Stress is a reaction of the body when you face adverse situations whether they’re real or perceived.
When you feel threatened, a chemical reaction occurs in your body that allows you to act in a way to prevent harm. This reaction is known as “fight-or-flight,” or the stress response.
Stress comes in many forms and can be acute or chronic.
For instance, in an emergency situation, the acute stress response can literally save your life. Stress is what gets you to slam on the breaks to avoid hitting the car in front of you.
However, intense and long periods of sustained stress (for example, in today’s fast-paced culture, many of us are overworked and under pressure from too many obligations) set our alarm system, that once was a body’s way to protect our survival, against us.
Stress causes a chain reaction in the body and stressful events engender numerous neurochemicals, neurotransmitter and hormonal alterations by primarily activating the hypothalamic-pituitary-adrenal (HPA) axis.
Cortisol is one of the main hormones released by the adrenal in response to stress. This hormone has a pattern curve and a healthy one begins with cortisol levels highest in the morning, but not hours before dawn.
Cortisol levels are normally lowest around 3 a.m., then begin to rise, peaking around 8 a.m. then it tapers off through the day and evening.
When under stress constantly, the body releases cortisol at all hours and it is linked to increased risk for physical (cardiovascular diseases, metabolic diseases), psychiatric and neuro degenerative disorders (depression, anxiety, Alzheimer’s disease and Parkinson’s disease). It also contributes to a greater risk for infection, prolonged infectious episodes, and delayed wound healing.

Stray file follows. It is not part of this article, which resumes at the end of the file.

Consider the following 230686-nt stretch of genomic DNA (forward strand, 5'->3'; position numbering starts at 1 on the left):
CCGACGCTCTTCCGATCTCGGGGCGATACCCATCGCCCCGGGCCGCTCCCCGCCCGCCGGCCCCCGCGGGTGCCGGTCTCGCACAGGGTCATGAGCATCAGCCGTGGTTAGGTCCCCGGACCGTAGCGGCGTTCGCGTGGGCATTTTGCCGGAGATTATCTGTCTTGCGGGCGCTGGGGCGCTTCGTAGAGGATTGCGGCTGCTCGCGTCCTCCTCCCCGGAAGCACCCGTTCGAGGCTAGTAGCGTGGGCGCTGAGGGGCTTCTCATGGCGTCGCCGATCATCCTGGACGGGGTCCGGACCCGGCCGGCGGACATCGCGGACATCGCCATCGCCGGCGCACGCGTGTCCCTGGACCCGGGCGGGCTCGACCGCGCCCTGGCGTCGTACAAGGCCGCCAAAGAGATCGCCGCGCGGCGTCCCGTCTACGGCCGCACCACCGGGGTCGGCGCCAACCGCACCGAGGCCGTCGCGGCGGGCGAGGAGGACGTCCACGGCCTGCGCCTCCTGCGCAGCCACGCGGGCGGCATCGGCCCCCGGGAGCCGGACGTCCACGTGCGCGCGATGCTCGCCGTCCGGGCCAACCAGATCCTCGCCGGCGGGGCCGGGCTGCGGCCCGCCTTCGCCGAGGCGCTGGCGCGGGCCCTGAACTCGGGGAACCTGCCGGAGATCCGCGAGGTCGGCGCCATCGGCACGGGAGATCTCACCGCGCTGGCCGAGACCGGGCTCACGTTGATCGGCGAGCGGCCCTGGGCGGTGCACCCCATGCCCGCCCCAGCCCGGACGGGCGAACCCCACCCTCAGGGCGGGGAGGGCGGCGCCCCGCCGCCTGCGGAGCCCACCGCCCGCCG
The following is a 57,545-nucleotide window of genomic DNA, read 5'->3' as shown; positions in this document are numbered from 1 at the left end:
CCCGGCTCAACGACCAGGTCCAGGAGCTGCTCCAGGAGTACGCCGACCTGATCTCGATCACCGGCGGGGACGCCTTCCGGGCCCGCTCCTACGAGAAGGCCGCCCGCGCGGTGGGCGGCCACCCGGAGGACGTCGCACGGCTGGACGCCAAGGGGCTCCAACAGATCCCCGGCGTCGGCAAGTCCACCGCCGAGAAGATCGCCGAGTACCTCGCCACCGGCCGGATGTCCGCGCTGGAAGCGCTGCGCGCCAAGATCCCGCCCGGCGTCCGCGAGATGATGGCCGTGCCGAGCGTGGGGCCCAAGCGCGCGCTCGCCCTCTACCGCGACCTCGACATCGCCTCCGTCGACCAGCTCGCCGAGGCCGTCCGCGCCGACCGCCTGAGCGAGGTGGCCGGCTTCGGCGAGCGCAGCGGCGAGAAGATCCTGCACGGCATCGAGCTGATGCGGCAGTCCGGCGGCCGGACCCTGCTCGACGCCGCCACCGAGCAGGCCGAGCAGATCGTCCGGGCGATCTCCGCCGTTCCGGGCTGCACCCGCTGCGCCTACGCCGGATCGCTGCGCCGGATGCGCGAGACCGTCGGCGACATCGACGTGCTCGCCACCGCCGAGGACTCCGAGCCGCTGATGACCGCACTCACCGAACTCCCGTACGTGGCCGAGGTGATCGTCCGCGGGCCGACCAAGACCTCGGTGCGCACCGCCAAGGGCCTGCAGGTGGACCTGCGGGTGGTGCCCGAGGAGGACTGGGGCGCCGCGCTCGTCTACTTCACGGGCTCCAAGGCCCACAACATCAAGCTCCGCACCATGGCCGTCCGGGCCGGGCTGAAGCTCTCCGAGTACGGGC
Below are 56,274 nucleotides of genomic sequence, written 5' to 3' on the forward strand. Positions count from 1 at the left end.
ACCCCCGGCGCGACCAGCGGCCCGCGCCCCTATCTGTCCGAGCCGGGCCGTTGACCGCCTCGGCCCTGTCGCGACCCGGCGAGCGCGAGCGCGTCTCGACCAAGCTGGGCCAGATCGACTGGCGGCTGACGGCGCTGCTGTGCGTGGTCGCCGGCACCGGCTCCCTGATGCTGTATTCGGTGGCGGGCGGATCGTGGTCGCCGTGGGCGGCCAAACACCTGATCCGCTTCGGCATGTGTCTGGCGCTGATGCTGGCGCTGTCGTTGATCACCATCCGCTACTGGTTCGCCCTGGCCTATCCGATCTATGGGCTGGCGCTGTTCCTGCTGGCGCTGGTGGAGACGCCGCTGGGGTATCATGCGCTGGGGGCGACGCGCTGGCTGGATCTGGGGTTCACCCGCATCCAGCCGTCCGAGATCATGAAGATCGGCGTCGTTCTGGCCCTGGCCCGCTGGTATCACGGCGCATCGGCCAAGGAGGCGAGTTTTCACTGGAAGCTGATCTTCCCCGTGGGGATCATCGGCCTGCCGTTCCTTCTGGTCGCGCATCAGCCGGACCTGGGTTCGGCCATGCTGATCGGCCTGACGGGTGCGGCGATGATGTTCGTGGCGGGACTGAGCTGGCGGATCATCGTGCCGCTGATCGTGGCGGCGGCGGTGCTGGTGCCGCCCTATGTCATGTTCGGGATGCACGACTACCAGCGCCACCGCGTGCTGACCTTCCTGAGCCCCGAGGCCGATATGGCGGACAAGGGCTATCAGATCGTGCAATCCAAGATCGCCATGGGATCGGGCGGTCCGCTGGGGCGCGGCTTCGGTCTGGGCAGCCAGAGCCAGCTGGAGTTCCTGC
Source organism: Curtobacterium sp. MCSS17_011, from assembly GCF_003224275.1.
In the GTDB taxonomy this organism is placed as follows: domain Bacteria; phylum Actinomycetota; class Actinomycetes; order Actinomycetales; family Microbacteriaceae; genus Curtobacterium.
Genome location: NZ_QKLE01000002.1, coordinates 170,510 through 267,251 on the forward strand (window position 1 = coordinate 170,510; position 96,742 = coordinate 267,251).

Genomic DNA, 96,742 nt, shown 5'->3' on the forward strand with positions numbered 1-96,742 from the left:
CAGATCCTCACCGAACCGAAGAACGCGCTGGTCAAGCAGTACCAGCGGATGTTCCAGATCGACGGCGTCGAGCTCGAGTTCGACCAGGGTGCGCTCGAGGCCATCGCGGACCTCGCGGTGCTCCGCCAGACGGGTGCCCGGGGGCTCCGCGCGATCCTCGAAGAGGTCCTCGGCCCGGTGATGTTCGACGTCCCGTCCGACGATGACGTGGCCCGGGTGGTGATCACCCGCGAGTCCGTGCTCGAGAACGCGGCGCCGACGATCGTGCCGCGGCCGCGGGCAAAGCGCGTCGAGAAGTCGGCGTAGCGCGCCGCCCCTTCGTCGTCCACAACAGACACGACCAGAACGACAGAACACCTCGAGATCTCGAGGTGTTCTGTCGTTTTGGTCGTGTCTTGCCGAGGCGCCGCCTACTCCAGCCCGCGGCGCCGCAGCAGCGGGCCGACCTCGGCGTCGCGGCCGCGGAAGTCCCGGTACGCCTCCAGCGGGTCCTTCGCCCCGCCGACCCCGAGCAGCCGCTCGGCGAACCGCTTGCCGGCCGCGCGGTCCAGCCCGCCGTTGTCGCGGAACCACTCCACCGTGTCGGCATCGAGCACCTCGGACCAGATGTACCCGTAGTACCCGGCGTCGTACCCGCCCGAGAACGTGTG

Imbalances can as well, lead to inflammation and thyroid issues.
After a prolonged period of producing extra cortisol, the adrenals eventually
get fatigued and quit making the hormone.
If your Cortisol pattern is disrupted a saliva test can confirm if this is the
problem (It can be done in the clinic).
Here are some of the common patterns malfunctioning cortisol levels tend to follow:
Fatigue/ Low energy
Sugar and Carbohydrates craving
Memory loss/brain fog
Exhaustion Low cortisol
Anxious feeling, specially under stress (panic attacks)
Feeling paralyzed by fear
Apathy, feeling unmotivated
Memory loss, absent mind, poor concentration
Depression under stress, often worse in the evening
Low blood pressure
Craving salty foods
Craving vinegar/lemon or spicy food
Early onset menopause and perimenopause
Summing up, our bodies are designed to handle small doses of stress. But, we are not equipped to handle long-term, chronic stress without ill consequences.
Stress can affect all aspects of your life, including your emotions, behaviors, thinking ability, and physical health. No part of the body is immune.
There are clear evidences that various keys nutrients are critical for stress response activation and regulation, cognitive and functioning and hormone and neurotransmitter synthesis, therefore having a proper diet and supplementation play an important role in stress management.
Book an appointment if you wish to find out the best use of nutrition to distress your life.